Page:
The creators of Death Note and Bakuman return to tell the story of a boy pitted against 12 other chosen humans in a battle to become the next god of the world. Troubled Mirai might have an angel in his corner, but to win he may need to embrace his inner devil.
On the day he graduated from middle school, Mirai Kakehashi decided that he wanted to die. Fed up with the depressing nature of his existence, Mirai closed his eyes and jumped off a nearby skyscraper - but when he opened them again, he found himself in the arms of an angel. Revealing herself to be his guardian angel, Mirai is given the choice between wings to fly anywhere and arrows make anyone fall in love with him for 33 days. Seizing the chance to take both powers, Mirai uses them to discover the truth about his life, allowing him to finally find a reason to live. However, he’s the not the only one who has been saved by an angel – 12 other humans have been saved to fight in a battle to the death to become the next god.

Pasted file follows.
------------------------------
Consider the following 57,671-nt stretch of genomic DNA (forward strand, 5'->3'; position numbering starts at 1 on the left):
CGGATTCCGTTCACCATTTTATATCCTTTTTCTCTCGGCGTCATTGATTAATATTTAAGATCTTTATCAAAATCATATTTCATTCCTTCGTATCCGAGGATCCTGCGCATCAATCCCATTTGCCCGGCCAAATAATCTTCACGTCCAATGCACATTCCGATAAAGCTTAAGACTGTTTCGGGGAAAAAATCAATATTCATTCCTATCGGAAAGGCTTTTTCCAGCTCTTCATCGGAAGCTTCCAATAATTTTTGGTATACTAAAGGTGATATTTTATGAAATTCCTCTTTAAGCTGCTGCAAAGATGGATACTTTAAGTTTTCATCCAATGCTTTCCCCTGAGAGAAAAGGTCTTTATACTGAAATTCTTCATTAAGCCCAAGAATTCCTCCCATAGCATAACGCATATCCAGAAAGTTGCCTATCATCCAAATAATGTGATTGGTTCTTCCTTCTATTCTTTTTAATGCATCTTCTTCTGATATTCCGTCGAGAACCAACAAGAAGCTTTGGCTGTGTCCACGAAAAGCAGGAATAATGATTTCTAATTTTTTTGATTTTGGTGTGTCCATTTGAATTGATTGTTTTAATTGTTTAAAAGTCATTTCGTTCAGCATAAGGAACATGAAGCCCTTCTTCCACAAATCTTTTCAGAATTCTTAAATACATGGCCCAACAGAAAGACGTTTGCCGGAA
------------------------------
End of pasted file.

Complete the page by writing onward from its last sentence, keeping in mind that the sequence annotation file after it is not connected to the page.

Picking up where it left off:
How Was It?
It feels good to be back – it’s been a long few years after the conclusion of Tsugumi Ohba and Takeshi Obata’s previous series Bakuman, and I’m sure that many of us wondered what type of story the dynamic duo would tackle next. With this in mind, we finally have our answer with Platinum End as the two make a return to darker themes in the vein of their most famous series, Death Note, and with this mind I’ll do a bit of comparison below for the majority of readers who are likely familiar at some level with that series. If anything, my primary take-away from this volume is that Platinum End is a different sort of riff on the structure of Death Note – we have a cat and mouse battle between participants trying to figure out the identities of one another, and a healthy amount of psychological gamesmanship – but this time, the action is a lot more direct in focusing on the actual powers given to Mirai and his competitors. It’s tough to say at this early stage how it will all come together, but this volume does a great job setting the stage for the battles to come by spending a lot of its time establishing Mirai’s driving motivations as well as the general mechanics of the battle at hand. While it lacks the type of bold internal stratagems that made Death Note’s beginning such an immediate thrill, Platinum End spends more of its time exploring Mirai’s character as he gets his powers before setting up the contest between the god-candidates.